Biblical writers express this understanding (12 hour days of light) not only in a literal sense, but figuratively as well. In Paul's Damascus narratives he states that suddenly a great light came from heaven and that it was above the brightness of the sun. In one of his narratives he said that this event happened at "about noon" (Acts 22:6) and in the other, "at midday" (Acts 26:13). While Luke wrote the words of Paul in Acts, Paul himself wrote:
“But ye, brethren, are not in darkness, that that day should overtake you as a thief.
Ye are all the children of light, and the children of the day: we are not of the night, nor of darkness.” (1Thessolonians 5:4-5).
As mentioned earlier, Judaism has as long history of sunset to sunset Sabbath observance. Although Judaism promotes a number of official teachings, a multitude of Jewish writings admit that many of their traditions do not come from the Bible.
In the book, ‘What is a Jew?’ (*6)", the author writes, "It is not easy to draw any rigid lines separating Jewish law and Jewish custom. There is an ancient saying that in Judaism custom becomes law. And the history of Judaism will reveal many religious laws widely recognized and observed, which had their origin in long-accepted folk practices." (p. 105)
Finally, please review the following quotes from the ‘Jewish Encyclopedia’ (*7), the ‘Encyclopedia Biblica‘ (*8) and ‘Life and Language in the Old Testament‘ (*9):
"In order to fix the beginning and ending of the Sabbath-day and festivals and to determine the precise hour for certain religious observances it becomes necessary to know the exact times of the rising and setting of the sun. According to the strict interpretation of the Mosaic law, every day begins with sunrise and ends with sunset..” (The Jewish Encyclopedia, p. 591).
"Day" (Hebrew, "yom"): In the Bible, the season of light (Gen. 1:5), lasting "from dawn [lit. "the rising of the morning"] to the coming forth of the stars" (The Jewish Encyclopedia, p. 475)
"Among the ancients the day was reckoned in a great variety of ways...'From dawn to dark'...was the ancient and ordinary meaning of a day among the Israelites....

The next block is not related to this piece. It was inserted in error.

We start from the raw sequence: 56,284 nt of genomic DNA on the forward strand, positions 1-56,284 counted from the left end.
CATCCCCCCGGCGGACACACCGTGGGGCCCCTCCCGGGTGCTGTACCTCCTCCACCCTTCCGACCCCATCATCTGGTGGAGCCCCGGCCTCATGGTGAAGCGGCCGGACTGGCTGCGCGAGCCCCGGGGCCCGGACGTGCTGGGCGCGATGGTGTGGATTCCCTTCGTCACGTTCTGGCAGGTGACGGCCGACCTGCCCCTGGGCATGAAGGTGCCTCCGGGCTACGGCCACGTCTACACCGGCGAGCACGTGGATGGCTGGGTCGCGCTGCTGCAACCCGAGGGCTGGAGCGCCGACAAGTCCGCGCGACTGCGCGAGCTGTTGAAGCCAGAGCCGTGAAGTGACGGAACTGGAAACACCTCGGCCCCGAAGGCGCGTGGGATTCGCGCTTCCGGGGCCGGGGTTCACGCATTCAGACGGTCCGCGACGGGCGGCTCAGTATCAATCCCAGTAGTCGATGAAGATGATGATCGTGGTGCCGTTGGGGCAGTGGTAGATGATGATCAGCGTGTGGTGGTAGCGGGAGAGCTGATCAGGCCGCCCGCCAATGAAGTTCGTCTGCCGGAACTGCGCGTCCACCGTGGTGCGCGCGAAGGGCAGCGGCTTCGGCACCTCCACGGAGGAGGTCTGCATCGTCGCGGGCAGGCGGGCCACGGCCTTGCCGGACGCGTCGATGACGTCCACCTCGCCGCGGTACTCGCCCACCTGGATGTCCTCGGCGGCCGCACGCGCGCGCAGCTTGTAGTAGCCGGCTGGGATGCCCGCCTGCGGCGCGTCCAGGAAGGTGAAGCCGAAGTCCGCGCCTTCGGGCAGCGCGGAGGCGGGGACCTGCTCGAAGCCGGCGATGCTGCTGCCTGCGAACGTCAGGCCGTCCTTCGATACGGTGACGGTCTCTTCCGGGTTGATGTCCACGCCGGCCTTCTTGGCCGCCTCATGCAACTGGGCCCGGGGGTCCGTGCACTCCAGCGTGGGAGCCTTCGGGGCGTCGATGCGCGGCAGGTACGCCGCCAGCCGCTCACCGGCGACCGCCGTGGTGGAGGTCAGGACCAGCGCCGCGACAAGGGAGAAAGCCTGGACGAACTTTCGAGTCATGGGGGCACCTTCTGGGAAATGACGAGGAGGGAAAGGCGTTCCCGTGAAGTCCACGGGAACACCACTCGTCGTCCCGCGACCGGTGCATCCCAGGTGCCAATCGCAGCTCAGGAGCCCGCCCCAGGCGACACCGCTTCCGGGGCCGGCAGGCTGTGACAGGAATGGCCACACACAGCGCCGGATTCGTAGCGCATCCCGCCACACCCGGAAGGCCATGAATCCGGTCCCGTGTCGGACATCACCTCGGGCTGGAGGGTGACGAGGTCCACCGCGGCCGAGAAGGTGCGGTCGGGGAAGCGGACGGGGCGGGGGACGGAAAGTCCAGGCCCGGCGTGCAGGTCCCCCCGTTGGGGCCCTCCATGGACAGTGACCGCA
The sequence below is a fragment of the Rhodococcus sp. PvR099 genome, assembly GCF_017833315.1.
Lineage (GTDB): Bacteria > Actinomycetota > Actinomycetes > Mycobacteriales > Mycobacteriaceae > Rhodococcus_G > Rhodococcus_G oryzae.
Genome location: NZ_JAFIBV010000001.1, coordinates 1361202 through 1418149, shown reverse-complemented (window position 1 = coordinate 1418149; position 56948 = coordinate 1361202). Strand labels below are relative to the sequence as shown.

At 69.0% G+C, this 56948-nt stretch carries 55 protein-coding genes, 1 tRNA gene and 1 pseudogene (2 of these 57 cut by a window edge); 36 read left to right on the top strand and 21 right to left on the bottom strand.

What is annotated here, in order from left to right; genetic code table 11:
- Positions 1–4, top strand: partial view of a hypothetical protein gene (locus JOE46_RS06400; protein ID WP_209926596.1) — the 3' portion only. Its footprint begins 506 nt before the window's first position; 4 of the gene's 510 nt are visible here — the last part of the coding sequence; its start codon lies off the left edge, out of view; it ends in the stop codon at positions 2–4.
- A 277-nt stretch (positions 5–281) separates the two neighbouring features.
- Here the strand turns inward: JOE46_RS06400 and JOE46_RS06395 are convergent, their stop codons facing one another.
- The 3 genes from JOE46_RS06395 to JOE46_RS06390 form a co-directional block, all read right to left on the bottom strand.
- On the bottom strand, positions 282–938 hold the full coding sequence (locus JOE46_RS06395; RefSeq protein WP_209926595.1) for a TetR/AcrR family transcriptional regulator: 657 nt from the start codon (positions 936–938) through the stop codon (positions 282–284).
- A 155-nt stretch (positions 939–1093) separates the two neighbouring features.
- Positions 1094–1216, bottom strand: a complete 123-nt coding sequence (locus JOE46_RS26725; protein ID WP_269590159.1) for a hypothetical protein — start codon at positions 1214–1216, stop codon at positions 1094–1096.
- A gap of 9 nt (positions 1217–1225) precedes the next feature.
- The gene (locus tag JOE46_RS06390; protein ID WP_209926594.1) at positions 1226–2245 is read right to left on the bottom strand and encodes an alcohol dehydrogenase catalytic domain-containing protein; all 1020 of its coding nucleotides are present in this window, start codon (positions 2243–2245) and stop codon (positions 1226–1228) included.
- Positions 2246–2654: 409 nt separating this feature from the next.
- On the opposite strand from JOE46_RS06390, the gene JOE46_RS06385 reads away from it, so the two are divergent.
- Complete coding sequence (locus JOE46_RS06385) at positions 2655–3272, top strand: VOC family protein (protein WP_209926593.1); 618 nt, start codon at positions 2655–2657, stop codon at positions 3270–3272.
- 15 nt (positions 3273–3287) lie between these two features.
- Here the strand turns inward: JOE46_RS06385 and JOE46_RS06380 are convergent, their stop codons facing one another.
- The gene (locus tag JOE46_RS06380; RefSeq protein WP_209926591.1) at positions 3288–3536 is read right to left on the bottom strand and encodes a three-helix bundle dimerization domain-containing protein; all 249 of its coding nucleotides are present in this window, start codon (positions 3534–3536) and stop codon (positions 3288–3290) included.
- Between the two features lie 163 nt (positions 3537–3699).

...The Israelites regarded the morning as the beginning of the day; in the evening the day declined 'or' went down,' and until the new day ('morning')...it was necessary to 'tarry all night' (cp Judg. 19:6-9)...Nu. 11:32 'all that day and all the night and all the next day'). Not till post-exilic times do we find traces of a new mode of reckoning which makes day begin at sunset and continue till the sunset following...
...Thus it was in the nature of things that morning,...midday,...and evening...should be distinguished, and equally so that morning should be spoken of as the rising of the morning, the breaking of the day (Gen. 19:15)..." (Encyclopedia Biblica, pp. 1035-1036).
“When Hebrew writers refer to the only times of day recognized by them, they do so in terms of the natural divisions of morning, noon and evening, times which, of course, varied in length depending upon the actual seasons of the year.” (Life and Language in the Old Testament, p. 33,36,37)
Written by Neil Gardner
(*1) International Standard Bible Encyclopedia (“Midday”) - (www.e-sword.net)
(*2) The Brown-Driver-Briggs Hebrew and English Lexicon (by F. Brown, S. Driver, and C. Briggs - Francis Brown, D.D., D. Litt., with the cooperation of S.R. Driver, D.D., Litt.D. and Charles A. Briggs, D.D., D. Litt. --Reprinted from the 1906 edition originally published by Houghton, Mifflin and Company, Boston - Strong's numbering was added by Hendrickson Publishers, fourth printing -- January 1999)., (p. 843)
(*3) Strong’s Hebrew and Greek Dictionaries (“morning”) - (www.e-sword.net)
/p>(*4) Jamieson, Fausset and Brown Commentary (Notes on Dan. 6:10) - (www.e-sword.net)
(*5) The New Bible Dictionary - Second Edition, Inter-Varsity Press, Leicester, England, Tyndale House Publishers, Inc., Wheaton, Illinois, U.S.A. c 1962, 1982. (p. 495)
(*6) What is a Jew? ( by Rabbi Morris N. Kertzer -- Collier Books, N.Y., c 1960, 1953, Thhe World Publishing Co.)
(*7) The Jewish Encyclopedia (1901 - 1906)
(*8) Encyclopedia Biblica, Vol. 1, A to D, (Edited by T. K. Cheyne, M.A., D.D. and J. Sutherland Black, M.A., LL. D., -- New York, The Macmillan Company, 1899, London: Adam and Charles Black.
(*9) Life and Language in the Old Testament (by Mary Ellen Chase - W.W. Norton & company, New York, 1962. c. 1955 by Mary Ellen Chase.)